There are three main forms of perfectionism, as identified by Canadian researchers Gordon Flett and Paul Hewitt, who have been studying the phenomenon for decades: self-oriented perfectionism, other-oriented perfectionism, and socially prescribed perfectionism — which is perhaps the most damaging of the three. Socially prescribed perfectionists believe they’re always being judged, and that perfection is the key to acceptance. They live in constant fear of losing a job or a relationship, or being called out as a fraud.
Perfectionism doesn’t just impact your mental health, it can affect your body, too. Constant dissatisfaction with your job performance, family, or other aspects of life increases stress, which can worsen chronic conditions, manifest as back pain or gastrointestinal distress, or fuel damaging habits like smoking, drinking, and substance abuse.
When faced with illnesses, perfectionists often struggle with what they perceive as their bodies’ failures: A 2011 report in The Journal of Health Psychology connected perfectionism with early death in seniors with diabetes. “Perfectionism exerts a great deal of stress on health,” wrote researchers, while conscientiousness and optimism “are health-related dimensions that are enabling in their effects.”
Identifying perfectionism in yourself is one thing. Working on it, though, can be frustratingly difficult. The very mindset you’re trying to silence can tell you you’re failing at not being a perfectionist! But there are several strategies that can help you address perfectionism.
Limit social media
People tend to put the best versions of themselves on display online. That can trigger self-critical tendencies in perfectionists, even if an Instagram photo has been carefully cropped to hide love handles or a messy kitchen. If your social media feed brings you more anxiety than joy, consider pausing it for a while or limiting how much time you spend on your go-to apps.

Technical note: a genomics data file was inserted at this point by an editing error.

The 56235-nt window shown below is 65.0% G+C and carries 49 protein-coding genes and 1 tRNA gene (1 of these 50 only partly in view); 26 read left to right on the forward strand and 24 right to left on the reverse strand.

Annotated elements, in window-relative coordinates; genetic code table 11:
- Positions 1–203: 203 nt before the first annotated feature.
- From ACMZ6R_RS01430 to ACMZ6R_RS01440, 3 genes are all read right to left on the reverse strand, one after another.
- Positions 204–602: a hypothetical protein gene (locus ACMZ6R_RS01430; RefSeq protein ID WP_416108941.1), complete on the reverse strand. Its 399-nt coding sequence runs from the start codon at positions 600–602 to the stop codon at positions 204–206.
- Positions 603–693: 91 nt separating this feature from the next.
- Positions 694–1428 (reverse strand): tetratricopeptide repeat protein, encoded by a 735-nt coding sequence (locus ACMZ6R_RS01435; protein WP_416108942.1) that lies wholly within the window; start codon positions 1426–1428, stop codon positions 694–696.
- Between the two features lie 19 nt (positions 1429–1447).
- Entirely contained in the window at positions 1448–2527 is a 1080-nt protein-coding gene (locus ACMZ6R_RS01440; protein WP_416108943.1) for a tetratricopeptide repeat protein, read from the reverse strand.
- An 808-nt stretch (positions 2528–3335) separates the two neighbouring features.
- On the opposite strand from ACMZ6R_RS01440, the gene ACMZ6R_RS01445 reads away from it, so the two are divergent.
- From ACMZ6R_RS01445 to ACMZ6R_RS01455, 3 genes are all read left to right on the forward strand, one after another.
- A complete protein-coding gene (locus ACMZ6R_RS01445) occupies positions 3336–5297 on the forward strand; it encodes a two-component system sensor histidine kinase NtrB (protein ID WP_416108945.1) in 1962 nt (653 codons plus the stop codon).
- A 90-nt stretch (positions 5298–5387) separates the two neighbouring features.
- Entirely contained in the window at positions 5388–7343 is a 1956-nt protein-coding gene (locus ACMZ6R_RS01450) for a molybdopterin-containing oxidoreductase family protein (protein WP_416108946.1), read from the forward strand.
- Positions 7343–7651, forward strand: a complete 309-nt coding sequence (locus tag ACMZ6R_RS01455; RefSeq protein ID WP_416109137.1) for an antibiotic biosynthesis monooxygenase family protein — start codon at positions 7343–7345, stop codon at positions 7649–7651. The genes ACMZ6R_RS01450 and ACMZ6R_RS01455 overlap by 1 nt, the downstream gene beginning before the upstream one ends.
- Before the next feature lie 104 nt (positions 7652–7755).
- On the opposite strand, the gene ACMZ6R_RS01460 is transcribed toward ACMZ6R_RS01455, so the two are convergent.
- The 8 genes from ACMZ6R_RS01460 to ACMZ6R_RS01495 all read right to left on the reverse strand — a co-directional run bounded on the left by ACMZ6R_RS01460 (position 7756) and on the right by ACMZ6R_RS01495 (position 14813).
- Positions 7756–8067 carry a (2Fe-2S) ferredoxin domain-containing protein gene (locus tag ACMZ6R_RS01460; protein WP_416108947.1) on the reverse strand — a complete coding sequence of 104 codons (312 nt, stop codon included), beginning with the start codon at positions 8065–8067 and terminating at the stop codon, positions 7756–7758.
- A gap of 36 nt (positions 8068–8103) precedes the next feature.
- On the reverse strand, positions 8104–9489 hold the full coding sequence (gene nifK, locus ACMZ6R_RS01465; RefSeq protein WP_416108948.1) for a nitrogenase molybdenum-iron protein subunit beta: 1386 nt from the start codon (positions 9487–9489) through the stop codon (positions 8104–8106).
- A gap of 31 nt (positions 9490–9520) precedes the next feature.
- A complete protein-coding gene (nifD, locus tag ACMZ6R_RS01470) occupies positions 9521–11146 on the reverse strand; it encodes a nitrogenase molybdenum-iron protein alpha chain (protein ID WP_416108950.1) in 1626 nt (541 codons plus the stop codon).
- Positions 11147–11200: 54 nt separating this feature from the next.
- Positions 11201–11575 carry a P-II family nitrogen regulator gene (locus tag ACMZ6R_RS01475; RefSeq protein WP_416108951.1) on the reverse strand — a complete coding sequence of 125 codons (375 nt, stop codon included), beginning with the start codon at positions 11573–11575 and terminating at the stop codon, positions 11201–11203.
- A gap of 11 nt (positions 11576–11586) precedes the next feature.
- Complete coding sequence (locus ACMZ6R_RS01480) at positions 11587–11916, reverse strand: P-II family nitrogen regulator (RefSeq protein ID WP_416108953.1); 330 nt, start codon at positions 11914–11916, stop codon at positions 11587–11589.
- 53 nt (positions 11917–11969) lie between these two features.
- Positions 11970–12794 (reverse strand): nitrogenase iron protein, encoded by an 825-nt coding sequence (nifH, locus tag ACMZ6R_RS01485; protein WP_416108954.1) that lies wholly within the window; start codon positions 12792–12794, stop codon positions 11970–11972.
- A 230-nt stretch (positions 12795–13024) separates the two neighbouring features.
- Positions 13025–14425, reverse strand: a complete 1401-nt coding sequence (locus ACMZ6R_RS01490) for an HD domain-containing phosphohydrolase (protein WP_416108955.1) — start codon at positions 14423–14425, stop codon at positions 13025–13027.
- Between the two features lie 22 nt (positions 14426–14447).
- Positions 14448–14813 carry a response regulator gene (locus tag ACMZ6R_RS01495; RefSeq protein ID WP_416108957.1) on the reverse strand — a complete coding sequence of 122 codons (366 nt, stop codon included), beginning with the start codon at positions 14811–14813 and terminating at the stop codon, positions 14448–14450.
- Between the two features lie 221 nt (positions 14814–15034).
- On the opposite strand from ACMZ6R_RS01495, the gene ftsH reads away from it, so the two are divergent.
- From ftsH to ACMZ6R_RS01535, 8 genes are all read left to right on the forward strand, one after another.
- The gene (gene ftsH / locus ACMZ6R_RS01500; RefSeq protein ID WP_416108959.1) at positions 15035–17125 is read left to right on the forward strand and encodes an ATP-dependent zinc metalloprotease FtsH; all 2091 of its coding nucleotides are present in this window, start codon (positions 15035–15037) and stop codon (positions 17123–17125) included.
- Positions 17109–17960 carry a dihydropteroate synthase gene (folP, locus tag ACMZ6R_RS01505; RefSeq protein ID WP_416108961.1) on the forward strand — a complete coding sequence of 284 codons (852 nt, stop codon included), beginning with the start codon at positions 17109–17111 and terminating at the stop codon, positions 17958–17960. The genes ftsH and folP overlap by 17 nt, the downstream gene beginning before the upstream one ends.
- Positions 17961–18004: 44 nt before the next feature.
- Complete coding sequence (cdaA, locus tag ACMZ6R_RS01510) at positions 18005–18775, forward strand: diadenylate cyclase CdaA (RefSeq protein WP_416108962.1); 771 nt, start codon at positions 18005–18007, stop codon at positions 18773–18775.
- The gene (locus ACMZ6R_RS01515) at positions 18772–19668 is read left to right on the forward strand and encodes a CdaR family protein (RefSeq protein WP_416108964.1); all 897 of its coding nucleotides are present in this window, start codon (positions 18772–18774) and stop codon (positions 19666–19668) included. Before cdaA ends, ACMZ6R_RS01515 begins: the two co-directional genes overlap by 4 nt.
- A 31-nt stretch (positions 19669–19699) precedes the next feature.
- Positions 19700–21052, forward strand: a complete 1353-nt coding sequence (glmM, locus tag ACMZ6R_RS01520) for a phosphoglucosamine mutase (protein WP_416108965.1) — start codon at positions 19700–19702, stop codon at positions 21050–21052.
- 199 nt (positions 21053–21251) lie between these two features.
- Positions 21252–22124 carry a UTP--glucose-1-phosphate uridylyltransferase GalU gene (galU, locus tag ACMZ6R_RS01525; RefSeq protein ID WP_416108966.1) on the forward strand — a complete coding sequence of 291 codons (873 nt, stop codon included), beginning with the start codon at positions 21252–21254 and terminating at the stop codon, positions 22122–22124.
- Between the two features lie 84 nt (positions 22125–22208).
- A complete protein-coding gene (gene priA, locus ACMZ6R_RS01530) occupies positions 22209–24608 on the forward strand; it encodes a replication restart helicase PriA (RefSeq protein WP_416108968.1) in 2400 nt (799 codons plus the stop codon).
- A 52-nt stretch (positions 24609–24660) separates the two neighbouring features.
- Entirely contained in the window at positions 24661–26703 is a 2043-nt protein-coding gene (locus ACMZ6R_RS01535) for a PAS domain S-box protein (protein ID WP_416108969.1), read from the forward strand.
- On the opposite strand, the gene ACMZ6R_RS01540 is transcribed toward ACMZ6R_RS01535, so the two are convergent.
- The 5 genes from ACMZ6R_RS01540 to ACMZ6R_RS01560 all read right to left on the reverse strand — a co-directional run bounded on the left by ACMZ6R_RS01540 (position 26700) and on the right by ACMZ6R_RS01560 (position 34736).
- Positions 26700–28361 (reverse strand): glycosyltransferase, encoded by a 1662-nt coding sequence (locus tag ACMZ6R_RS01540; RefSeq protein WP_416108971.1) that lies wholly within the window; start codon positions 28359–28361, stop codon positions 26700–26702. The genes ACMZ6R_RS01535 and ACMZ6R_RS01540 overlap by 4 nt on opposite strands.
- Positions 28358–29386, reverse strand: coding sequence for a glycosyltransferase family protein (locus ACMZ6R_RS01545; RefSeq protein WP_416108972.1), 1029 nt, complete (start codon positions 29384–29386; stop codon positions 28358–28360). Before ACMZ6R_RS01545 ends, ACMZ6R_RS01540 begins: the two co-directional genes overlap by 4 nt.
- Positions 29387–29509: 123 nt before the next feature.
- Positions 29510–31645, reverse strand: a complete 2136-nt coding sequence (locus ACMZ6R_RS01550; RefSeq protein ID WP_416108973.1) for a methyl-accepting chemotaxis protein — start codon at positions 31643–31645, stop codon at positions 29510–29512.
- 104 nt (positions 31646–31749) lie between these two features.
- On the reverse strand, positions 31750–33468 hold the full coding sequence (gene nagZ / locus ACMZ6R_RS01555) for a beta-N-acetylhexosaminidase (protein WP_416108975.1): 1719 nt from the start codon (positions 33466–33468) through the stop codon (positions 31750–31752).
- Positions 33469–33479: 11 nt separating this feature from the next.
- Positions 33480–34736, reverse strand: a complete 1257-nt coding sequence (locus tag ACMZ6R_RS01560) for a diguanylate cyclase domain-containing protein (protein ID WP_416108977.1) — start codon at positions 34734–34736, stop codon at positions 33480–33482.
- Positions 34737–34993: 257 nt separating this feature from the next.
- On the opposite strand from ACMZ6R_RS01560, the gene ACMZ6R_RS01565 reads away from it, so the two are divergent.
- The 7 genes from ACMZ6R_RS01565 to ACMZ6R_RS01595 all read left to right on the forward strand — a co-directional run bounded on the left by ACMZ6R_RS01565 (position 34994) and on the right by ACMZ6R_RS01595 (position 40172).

Talk to others
Just hearing out loud how you’re beating yourself up can help put things in perspective — as can learning your friends and colleagues struggle with self-critical tendencies, too. And a trusted friend can give you a (gentle) nudge if you’re being too much of a perfectionist.
Allowing yourself to be imperfect can be a tall order: Rather than pretend a failure didn’t happen, see what parts of your plan worked. Instead of trying to convince yourself a flaw doesn’t exist, make a written list of skills or traits you have confidence in, even if they seem silly or small. Meditation and yoga have been proven to help quiet rumination and self-criticism. Just be careful not to beat yourself up for not being able to clear your mind or achieve a certain pose.
Plan for imperfection Try to reframe the script running through your mind and budget for mistakes. Taking a spin class? Rather than expecting to effortlessly finish the 90-minute session with a smile, tell yourself the goal is to walk in the door and get your legs moving.
Step outside yourself
Start a book drive at work, volunteer with a senior center or go door-to-door for a local candidate. Anything that puts the focus beyond your own ego. When you give freely, others appreciate the effort —whether it’s perfect or not.